Pakistan's Energy Intensity: According to a report, Pakistan's Energy Intensity that is energy generated per dollar spent is high due to inefficiencies of the state-run power sector in generating electricity and transmitting it across the national grid. Poor quality infrastructure means that Pakistan does not generate and transmit the amount of electricity it needs to, necessitating hovering blackouts in some areas. A senior spokesperson of the KANUPP while talking to this scribe said it had disconnected power supply due to tripping of the transmission lines connecting it to the KESC grid. Unless directed by the Pakistan Nuclear Regulatory Authority (PNRA), we cannot restart supply because of safety precautions. He said KANUPP has suffered 11 shut-downs during 2007 due to failure of the transmission lines. This is one of the highest shutdown rates as compared to other nuclear power plants being operated in western countries. "Only 0.1 times in a year this grid block is registered in a well-equipped nuclear power plant," he informed. Therefore, PNRA strictly warned PAEC that KANUPP would not be allowed to operate if the reliability of the transmission lines would not be ensured. Losses of million of rupees are caused due to the reactor closure. Additionally, trips transferring shockwaves to the rector sometimes dismantle sophisticated equipments and parts. In the backdrop of foreign anguish over our nuclear power operation, we can not afford to have budget expansion in relation to operational losses. This plant was built in assistance with Canada and since then we are under martinet international surveillance despite the fact that our power plant is only capable of producing energy. The plant is completely dependent on government funds. He also revealed government plan to extend nuclear power generation capacity to 2600 MW. This would be done by setting up few other plants in Karachi. "If present infrastructure can not sustain 90 MW load, how over load would be managed," he enquired. As per international law, power producer supplies electricity to a predefined grid; in our case, the grid is installed at plant's site and KESC is entirely responsible to carry supply on wards. "It obliges the power distributor to rectify any problem in transmission system." Rehabilitation of the transmission lines was one of the actions in the improvement plan prepared by KESC. When the scribe contacted spokesperson of the KESC to know reasons behind shut down, he kept tight-lipped. However, it is reported that rehabilitation of one of the lines has been completed and work on the second line was started early this month. Whereas, according to KANUPP's spokesperson, repairs might be completed by early February.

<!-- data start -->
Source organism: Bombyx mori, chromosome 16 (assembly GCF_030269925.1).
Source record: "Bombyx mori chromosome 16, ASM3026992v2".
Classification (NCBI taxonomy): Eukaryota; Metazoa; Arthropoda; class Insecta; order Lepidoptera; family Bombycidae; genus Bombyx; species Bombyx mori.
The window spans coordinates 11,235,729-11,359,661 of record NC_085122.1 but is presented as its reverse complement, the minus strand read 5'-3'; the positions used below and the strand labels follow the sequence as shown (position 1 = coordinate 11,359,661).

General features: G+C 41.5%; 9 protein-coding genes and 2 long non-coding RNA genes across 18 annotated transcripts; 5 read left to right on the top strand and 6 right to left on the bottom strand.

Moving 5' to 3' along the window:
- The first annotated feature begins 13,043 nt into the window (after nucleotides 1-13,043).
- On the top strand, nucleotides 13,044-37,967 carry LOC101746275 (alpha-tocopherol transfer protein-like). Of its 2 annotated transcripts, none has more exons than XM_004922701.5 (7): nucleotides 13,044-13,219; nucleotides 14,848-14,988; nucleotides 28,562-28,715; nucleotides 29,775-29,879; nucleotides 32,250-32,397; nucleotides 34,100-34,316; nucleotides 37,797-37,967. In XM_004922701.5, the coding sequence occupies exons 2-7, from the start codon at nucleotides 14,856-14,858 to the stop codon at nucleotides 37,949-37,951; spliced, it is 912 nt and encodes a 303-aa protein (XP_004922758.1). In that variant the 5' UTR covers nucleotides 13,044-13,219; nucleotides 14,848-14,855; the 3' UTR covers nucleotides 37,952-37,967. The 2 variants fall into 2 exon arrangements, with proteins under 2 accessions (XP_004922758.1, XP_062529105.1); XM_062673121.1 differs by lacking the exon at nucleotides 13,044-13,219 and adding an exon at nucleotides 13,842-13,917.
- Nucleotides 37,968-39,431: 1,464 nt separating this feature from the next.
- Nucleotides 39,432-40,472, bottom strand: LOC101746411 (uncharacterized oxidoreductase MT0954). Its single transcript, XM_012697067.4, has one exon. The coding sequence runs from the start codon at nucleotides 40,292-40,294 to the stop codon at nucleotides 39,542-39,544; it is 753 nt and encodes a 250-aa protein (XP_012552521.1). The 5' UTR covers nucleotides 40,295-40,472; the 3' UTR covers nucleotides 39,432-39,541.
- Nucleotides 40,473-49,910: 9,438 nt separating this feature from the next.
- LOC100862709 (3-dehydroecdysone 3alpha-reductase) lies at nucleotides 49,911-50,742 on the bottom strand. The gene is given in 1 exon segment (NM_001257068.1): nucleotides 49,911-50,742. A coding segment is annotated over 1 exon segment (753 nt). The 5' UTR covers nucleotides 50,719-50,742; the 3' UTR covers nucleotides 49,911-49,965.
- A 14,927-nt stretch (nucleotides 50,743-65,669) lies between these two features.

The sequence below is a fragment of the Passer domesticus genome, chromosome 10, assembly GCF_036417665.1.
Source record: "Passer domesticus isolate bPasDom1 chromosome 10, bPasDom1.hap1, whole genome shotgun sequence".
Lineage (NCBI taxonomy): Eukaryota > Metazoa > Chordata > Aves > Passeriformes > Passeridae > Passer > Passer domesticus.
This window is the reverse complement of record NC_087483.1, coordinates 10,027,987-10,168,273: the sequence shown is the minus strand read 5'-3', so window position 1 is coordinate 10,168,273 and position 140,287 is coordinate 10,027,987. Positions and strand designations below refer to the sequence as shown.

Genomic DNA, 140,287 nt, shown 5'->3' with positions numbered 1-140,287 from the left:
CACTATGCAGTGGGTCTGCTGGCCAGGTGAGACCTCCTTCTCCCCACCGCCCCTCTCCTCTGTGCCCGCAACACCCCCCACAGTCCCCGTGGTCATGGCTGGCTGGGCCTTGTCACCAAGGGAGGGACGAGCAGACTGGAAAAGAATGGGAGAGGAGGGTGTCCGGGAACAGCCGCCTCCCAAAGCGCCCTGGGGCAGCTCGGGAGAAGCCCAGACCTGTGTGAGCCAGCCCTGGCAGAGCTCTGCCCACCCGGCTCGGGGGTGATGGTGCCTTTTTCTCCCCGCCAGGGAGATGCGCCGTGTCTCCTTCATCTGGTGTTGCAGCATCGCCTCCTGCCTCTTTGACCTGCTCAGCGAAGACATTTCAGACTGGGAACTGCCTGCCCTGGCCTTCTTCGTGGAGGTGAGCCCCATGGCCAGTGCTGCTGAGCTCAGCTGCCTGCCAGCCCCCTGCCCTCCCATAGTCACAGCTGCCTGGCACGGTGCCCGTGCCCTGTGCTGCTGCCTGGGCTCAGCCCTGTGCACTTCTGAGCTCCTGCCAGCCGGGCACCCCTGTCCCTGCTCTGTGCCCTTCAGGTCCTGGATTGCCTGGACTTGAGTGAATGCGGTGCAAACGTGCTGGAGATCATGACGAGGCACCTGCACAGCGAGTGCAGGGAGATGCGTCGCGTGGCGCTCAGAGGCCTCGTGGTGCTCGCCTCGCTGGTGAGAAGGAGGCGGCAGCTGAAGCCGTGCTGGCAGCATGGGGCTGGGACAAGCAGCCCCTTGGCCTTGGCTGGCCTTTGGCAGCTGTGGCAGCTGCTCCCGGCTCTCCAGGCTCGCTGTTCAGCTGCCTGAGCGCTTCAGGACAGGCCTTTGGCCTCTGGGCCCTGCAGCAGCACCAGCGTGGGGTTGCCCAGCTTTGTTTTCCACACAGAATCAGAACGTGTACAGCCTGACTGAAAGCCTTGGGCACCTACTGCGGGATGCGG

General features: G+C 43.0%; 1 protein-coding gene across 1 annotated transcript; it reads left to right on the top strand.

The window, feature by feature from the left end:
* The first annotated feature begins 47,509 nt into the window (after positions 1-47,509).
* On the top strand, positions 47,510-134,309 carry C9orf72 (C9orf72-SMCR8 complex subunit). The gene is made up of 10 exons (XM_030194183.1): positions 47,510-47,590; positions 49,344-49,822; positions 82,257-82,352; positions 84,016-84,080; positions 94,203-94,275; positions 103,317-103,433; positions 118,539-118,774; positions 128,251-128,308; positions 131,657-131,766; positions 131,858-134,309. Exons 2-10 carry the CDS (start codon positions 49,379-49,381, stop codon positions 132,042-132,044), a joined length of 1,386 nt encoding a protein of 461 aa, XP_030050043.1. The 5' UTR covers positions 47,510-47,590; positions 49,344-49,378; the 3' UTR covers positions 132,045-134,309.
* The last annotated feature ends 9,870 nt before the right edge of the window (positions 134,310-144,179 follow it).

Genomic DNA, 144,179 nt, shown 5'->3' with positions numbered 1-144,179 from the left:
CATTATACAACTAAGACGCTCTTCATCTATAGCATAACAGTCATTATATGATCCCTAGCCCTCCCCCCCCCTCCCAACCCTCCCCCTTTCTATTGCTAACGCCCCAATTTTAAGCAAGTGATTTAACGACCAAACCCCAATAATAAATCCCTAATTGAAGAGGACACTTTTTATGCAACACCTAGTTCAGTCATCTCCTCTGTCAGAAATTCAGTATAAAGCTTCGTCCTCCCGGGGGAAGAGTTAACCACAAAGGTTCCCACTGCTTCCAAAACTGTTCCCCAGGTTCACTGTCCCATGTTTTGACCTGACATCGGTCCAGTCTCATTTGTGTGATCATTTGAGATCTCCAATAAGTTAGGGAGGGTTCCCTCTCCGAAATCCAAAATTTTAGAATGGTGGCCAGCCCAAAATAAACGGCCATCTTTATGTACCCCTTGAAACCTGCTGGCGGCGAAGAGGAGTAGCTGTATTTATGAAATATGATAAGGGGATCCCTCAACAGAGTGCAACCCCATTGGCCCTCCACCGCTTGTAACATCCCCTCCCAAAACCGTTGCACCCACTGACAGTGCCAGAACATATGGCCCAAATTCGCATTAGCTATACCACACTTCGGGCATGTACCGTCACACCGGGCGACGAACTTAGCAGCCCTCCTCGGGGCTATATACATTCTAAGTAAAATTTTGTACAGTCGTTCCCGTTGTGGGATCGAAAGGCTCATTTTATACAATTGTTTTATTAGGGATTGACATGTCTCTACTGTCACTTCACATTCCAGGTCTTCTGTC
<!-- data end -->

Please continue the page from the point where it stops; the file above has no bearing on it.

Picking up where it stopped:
Intermittent power shut downs besides hamper momentum of industrial and trade activities, they render in aggregation colossal financial loss to non-commercial properties. Exerting complete control over electricity distribution network and logically cognizant of impressing work-overloads, WAPDA and KESC are both meeting power needs of significant numbers of population. Notably, the ever-stretch needs are projected to grow at the rate of 7% per annum during 1993-2010. Not only will the increase in income level bring about higher consumption of electricity, but also electrification of areas yet to have access to electric power shall cause a substantial increase in consumption.
In a certain time period even if private investors come forward to renovate power distribution network of the country, outcomes would possibly be achievable in long term. Perhaps, the realization would be a daunting task to be shaped in full forms in years. On short term basis and for staving off further entangles, however, new colonies and settlements all around the country will be used models for installing privately-run electricity power distribution network. In this regard government policy makers should chalk out a well defined plan to trawl and attract potential investments.